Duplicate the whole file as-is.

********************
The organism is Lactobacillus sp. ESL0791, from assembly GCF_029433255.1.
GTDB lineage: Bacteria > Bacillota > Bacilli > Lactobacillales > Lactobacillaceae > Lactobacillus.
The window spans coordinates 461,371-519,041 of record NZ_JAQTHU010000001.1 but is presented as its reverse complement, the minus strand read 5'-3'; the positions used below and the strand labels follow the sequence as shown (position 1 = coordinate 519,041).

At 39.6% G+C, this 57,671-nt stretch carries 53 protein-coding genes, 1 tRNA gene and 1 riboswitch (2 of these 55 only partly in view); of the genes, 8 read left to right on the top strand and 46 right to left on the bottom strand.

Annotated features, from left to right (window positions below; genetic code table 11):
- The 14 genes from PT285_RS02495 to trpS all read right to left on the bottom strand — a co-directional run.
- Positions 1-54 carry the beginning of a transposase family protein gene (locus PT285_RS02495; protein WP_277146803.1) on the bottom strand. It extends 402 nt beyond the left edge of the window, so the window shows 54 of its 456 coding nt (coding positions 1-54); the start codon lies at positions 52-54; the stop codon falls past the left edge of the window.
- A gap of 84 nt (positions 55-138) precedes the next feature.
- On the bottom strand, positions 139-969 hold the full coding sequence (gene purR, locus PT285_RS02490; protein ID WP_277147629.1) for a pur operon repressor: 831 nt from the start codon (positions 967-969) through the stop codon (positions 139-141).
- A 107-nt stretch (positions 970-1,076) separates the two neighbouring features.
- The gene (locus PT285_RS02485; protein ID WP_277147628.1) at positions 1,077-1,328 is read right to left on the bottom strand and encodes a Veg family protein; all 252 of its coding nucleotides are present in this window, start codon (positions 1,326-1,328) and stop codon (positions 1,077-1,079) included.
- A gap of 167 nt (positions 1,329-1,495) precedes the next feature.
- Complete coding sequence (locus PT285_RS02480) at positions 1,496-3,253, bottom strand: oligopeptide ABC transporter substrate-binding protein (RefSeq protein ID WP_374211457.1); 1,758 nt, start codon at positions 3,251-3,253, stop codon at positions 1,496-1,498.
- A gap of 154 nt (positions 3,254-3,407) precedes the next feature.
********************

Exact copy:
The organism is Lactobacillus sp. ESL0791, from assembly GCF_029433255.1.
GTDB lineage: Bacteria > Bacillota > Bacilli > Lactobacillales > Lactobacillaceae > Lactobacillus.
The window spans coordinates 461,371-519,041 of record NZ_JAQTHU010000001.1 but is presented as its reverse complement, the minus strand read 5'-3'; the positions used below and the strand labels follow the sequence as shown (position 1 = coordinate 519,041).

At 39.6% G+C, this 57,671-nt stretch carries 53 protein-coding genes, 1 tRNA gene and 1 riboswitch (2 of these 55 only partly in view); of the genes, 8 read left to right on the top strand and 46 right to left on the bottom strand.

Annotated features, from left to right (window positions below; genetic code table 11):
- The 14 genes from PT285_RS02495 to trpS all read right to left on the bottom strand — a co-directional run.
- Positions 1-54 carry the beginning of a transposase family protein gene (locus PT285_RS02495; protein WP_277146803.1) on the bottom strand. It extends 402 nt beyond the left edge of the window, so the window shows 54 of its 456 coding nt (coding positions 1-54); the start codon lies at positions 52-54; the stop codon falls past the left edge of the window.
- A gap of 84 nt (positions 55-138) precedes the next feature.
- On the bottom strand, positions 139-969 hold the full coding sequence (gene purR, locus PT285_RS02490; protein ID WP_277147629.1) for a pur operon repressor: 831 nt from the start codon (positions 967-969) through the stop codon (positions 139-141).
- A 107-nt stretch (positions 970-1,076) separates the two neighbouring features.
- The gene (locus PT285_RS02485; protein ID WP_277147628.1) at positions 1,077-1,328 is read right to left on the bottom strand and encodes a Veg family protein; all 252 of its coding nucleotides are present in this window, start codon (positions 1,326-1,328) and stop codon (positions 1,077-1,079) included.
- A gap of 167 nt (positions 1,329-1,495) precedes the next feature.
- Complete coding sequence (locus PT285_RS02480) at positions 1,496-3,253, bottom strand: oligopeptide ABC transporter substrate-binding protein (RefSeq protein ID WP_374211457.1); 1,758 nt, start codon at positions 3,251-3,253, stop codon at positions 1,496-1,498.
- A gap of 154 nt (positions 3,254-3,407) precedes the next feature.